Can Graphic Design be considered Art? This is one of those questions that has come up over and over during the course of my career, and it is one of those questions which the quick off the cuff answer is as good as any 50,000 word thesis on art and design: “Yeah, sure it is, if you want it to be”.
The intersection between design and art can be a very interesting place to hang out, and I was reminded of this over the weekend, while reading reviews of two new shows featuring the work of Ed Ruscha and Sophie Calle. Both artists create work that uses text extensively, both in very distinct ways.
The retrospective of American artist Ed Ruscha is currently at the Hayward Museum in the UK. Ed Ruscha studied as a graphic designer at The California Institute of the Arts, in Valencia California and his first job was as a layout artist at an advertising agency in the early 1960’s. His career has spanned more than fifty years, and has constantly involved a preoccupation with typography and lettering, used in an almost abstract sense. He uses words for their forms rather than their meaning; although in the mid 1980s he began to use longer sentences, or sections of sentences which taken out of context presented an abstract thought as well. Most of his work uses his own typeface, “Boy Scout Utility Modern”, which looks like a bastardized version of Wim Crouwel’s Gridnik.
The current show features work from across Ruscha’s career with a major focus on his text driven works. And the pieces show Ruscha’s training in graphic design. Each work has a mastery of layout, and balance between the text, the meaning of the word or phrase, and it’s relation to viewer.
Sophie Calle’s show “Talking to Strangers”, is currently up at the Whitechapel Gallery. I have been fascinated with her work since seeing her show “Take Care of Yourself”, in 2007 The entire show is based on a break-up email sent to her by an ex-lover. Calle forwarded the email on to 110 women which included judges, lawyers, ballerinas, actresses, librarians, english professors, her mother, etc. and asked them to interpret the meaning of it. Calle then went on to document the results in beautiful pieces that combine photographs of the individual women and typographic representations of their repsonses placed below. In addition included a few short film pieces.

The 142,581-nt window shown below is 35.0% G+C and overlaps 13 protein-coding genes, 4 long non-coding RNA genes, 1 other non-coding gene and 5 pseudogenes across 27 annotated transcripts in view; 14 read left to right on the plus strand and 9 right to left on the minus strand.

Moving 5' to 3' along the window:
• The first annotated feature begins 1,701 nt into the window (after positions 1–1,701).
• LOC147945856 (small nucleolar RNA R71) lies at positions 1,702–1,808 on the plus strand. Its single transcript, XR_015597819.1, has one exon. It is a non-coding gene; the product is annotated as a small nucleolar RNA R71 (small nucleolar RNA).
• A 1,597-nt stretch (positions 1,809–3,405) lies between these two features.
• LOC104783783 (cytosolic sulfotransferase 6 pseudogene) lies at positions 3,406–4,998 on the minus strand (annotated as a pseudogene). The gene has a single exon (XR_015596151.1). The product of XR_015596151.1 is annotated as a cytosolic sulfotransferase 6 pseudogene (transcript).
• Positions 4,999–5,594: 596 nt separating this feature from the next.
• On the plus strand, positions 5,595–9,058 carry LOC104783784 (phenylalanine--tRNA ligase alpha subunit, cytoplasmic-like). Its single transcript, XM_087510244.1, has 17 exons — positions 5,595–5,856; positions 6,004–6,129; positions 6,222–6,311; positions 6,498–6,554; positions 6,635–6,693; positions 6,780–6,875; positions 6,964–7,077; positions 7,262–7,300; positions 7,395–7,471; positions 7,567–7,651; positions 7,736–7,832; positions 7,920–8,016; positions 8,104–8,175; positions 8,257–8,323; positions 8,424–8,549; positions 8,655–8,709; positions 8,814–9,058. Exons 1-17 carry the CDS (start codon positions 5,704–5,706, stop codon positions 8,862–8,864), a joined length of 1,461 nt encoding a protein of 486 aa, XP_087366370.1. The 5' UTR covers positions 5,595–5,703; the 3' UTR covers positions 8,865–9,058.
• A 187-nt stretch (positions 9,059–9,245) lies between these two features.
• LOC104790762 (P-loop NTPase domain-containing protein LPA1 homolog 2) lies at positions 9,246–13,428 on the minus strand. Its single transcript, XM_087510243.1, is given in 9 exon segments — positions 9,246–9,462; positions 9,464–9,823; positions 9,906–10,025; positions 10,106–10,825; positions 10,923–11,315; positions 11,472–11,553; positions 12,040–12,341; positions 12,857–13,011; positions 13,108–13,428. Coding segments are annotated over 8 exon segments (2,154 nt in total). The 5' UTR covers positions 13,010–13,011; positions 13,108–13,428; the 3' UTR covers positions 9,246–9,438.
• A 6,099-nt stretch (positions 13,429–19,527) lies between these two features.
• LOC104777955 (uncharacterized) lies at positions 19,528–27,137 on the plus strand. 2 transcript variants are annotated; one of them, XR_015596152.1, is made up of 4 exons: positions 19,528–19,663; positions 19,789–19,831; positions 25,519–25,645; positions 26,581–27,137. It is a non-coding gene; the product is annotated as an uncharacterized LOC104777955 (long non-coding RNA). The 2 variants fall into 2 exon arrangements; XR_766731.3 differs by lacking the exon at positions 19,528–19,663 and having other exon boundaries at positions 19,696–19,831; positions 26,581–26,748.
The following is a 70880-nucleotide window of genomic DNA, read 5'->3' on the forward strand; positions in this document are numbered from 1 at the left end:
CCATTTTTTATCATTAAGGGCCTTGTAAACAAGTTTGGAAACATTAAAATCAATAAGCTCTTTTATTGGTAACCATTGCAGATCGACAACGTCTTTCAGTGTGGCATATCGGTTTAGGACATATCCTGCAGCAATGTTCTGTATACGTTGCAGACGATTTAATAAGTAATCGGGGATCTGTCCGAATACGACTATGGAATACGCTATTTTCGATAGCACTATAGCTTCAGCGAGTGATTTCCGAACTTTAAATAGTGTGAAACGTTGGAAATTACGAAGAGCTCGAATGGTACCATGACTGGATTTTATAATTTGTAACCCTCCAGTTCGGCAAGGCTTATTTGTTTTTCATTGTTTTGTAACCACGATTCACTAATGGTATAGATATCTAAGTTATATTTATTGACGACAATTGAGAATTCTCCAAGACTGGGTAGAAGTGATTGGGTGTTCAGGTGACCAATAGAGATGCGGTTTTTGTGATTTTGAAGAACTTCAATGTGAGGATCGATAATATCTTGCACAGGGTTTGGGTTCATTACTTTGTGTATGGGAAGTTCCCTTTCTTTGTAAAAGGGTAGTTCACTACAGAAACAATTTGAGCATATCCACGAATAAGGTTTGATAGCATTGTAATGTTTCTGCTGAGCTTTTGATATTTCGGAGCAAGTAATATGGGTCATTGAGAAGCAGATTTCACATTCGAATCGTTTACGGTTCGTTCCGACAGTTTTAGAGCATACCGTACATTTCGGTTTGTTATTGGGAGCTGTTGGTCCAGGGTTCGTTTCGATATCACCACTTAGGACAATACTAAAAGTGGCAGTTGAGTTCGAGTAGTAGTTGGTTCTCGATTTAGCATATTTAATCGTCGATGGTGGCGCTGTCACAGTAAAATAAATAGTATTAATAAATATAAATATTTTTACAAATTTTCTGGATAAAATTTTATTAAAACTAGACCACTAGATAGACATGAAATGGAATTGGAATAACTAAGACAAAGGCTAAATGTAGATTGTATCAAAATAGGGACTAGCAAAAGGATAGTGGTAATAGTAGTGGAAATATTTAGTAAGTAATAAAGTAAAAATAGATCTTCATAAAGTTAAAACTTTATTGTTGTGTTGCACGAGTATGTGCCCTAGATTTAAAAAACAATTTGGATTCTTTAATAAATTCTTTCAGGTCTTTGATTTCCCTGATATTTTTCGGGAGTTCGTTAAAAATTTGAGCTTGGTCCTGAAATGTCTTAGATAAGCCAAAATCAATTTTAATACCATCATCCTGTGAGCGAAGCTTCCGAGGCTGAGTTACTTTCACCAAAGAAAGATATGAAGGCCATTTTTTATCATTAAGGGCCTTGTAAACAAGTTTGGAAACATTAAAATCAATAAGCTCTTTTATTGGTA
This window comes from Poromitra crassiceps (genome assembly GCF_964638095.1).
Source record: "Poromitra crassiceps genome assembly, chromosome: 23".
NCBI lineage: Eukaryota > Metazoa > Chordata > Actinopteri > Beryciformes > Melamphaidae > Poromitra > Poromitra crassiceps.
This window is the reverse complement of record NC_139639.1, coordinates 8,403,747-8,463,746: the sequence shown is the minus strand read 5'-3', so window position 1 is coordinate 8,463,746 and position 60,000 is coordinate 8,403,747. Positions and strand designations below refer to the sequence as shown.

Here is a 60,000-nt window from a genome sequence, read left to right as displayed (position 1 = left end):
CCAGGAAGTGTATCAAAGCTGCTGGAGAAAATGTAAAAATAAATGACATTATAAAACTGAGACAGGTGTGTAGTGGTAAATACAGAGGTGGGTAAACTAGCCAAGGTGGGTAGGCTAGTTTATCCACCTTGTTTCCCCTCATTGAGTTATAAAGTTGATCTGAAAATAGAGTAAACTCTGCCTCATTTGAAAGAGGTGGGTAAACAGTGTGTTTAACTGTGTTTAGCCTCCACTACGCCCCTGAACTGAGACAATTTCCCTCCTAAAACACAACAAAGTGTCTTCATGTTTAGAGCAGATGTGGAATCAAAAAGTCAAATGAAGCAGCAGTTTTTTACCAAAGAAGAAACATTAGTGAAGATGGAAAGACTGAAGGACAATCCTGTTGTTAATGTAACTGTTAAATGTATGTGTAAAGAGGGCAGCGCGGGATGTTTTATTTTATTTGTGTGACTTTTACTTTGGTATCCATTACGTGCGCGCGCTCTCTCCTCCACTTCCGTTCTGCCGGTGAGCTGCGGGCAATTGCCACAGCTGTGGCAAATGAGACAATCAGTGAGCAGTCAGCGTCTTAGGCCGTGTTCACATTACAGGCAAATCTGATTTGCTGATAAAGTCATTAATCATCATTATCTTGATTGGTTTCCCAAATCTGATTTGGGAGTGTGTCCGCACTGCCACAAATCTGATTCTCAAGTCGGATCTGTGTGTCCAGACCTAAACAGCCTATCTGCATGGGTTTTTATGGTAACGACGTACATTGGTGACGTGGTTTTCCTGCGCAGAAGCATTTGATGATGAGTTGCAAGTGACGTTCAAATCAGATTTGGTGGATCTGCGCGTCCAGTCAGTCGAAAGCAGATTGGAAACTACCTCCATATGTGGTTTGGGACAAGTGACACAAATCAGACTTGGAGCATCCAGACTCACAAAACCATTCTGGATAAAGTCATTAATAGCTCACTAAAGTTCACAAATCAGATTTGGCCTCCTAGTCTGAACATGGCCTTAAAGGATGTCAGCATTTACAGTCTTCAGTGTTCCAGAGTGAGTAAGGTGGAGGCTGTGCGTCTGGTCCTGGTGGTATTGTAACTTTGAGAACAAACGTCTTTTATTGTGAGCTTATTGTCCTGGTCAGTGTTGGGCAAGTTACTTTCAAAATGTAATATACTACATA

The wonderful thing about the show is that since it is a work based on written communication, the installation felt a like you were walking through a book. It was a great show that pushed the limits about where design stops and art begins. Each of the pieces feature a section that could have been used by anyone in the business of graphic design and layout.
This is a subject that has always interested me. I have a background in Fine Arts. I went to school with the full intention of becoming a self sustaining fine artist sitting in my studio and painting all day. The problem is, I have worked in the design and advertising industry in some capacity since I was 16 years old. So my own work has been heavily influenced by the very craft known as “Graphic Design”. I remember reading a quote from Willem DeKooning when I was in college about illustrators and illustration. He said, and I know I am going to get this wrong here, “An artist can always create a great illustration, but an illustrator can’t necessarily create a great painting”, or something to that effect. At the time I agreed with it, but more and more I’m not sure that is true. I think the same thing could be said in reverse about a large number of painters as well, and just like that statement you could make the same argument for designers etc.
Maybe this is a topic that I have been revisiting lately, because I am seeing so much new art work in galleries that has been so heavily influenced by the internet, applications like Flash, and Adobe Illustrator, and a blending of the Fine Art world and Design world thanks to the use of the personal computer in the creation visual media. So the question is “Can Graphic Design be considered Art?”